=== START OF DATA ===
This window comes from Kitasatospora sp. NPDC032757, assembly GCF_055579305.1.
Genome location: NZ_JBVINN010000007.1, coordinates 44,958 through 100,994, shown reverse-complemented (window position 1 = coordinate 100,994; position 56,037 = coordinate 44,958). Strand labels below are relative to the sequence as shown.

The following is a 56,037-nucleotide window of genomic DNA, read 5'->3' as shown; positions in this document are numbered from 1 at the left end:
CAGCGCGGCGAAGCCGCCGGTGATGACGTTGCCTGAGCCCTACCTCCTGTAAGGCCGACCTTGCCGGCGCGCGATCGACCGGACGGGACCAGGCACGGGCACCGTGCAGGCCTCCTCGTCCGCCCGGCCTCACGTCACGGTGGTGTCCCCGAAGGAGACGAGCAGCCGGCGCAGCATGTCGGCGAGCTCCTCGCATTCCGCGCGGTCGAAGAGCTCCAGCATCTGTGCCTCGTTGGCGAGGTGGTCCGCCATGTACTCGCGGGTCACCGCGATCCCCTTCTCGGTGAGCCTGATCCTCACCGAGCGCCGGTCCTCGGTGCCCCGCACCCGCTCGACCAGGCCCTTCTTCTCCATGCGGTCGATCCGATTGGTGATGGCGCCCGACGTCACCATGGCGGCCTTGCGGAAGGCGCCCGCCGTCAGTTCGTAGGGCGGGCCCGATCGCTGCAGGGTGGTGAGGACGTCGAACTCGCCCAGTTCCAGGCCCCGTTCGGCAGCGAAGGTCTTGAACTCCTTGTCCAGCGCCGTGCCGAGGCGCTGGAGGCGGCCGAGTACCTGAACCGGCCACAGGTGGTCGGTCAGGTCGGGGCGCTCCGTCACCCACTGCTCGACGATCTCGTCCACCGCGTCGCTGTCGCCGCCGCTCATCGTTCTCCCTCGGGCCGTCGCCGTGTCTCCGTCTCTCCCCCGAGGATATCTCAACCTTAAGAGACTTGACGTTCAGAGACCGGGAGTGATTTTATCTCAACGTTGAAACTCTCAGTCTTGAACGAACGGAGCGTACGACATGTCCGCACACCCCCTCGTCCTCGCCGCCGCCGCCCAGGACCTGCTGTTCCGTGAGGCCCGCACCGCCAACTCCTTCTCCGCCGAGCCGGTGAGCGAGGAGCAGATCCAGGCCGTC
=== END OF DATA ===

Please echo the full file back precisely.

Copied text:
This window comes from Kitasatospora sp. NPDC032757, assembly GCF_055579305.1.
Genome location: NZ_JBVINN010000007.1, coordinates 44,958 through 100,994, shown reverse-complemented (window position 1 = coordinate 100,994; position 56,037 = coordinate 44,958). Strand labels below are relative to the sequence as shown.

The following is a 56,037-nucleotide window of genomic DNA, read 5'->3' as shown; positions in this document are numbered from 1 at the left end:
CAGCGCGGCGAAGCCGCCGGTGATGACGTTGCCTGAGCCCTACCTCCTGTAAGGCCGACCTTGCCGGCGCGCGATCGACCGGACGGGACCAGGCACGGGCACCGTGCAGGCCTCCTCGTCCGCCCGGCCTCACGTCACGGTGGTGTCCCCGAAGGAGACGAGCAGCCGGCGCAGCATGTCGGCGAGCTCCTCGCATTCCGCGCGGTCGAAGAGCTCCAGCATCTGTGCCTCGTTGGCGAGGTGGTCCGCCATGTACTCGCGGGTCACCGCGATCCCCTTCTCGGTGAGCCTGATCCTCACCGAGCGCCGGTCCTCGGTGCCCCGCACCCGCTCGACCAGGCCCTTCTTCTCCATGCGGTCGATCCGATTGGTGATGGCGCCCGACGTCACCATGGCGGCCTTGCGGAAGGCGCCCGCCGTCAGTTCGTAGGGCGGGCCCGATCGCTGCAGGGTGGTGAGGACGTCGAACTCGCCCAGTTCCAGGCCCCGTTCGGCAGCGAAGGTCTTGAACTCCTTGTCCAGCGCCGTGCCGAGGCGCTGGAGGCGGCCGAGTACCTGAACCGGCCACAGGTGGTCGGTCAGGTCGGGGCGCTCCGTCACCCACTGCTCGACGATCTCGTCCACCGCGTCGCTGTCGCCGCCGCTCATCGTTCTCCCTCGGGCCGTCGCCGTGTCTCCGTCTCTCCCCCGAGGATATCTCAACCTTAAGAGACTTGACGTTCAGAGACCGGGAGTGATTTTATCTCAACGTTGAAACTCTCAGTCTTGAACGAACGGAGCGTACGACATGTCCGCACACCCCCTCGTCCTCGCCGCCGCCGCCCAGGACCTGCTGTTCCGTGAGGCCCGCACCGCCAACTCCTTCTCCGCCGAGCCGGTGAGCGAGGAGCAGATCCAGGCCGTC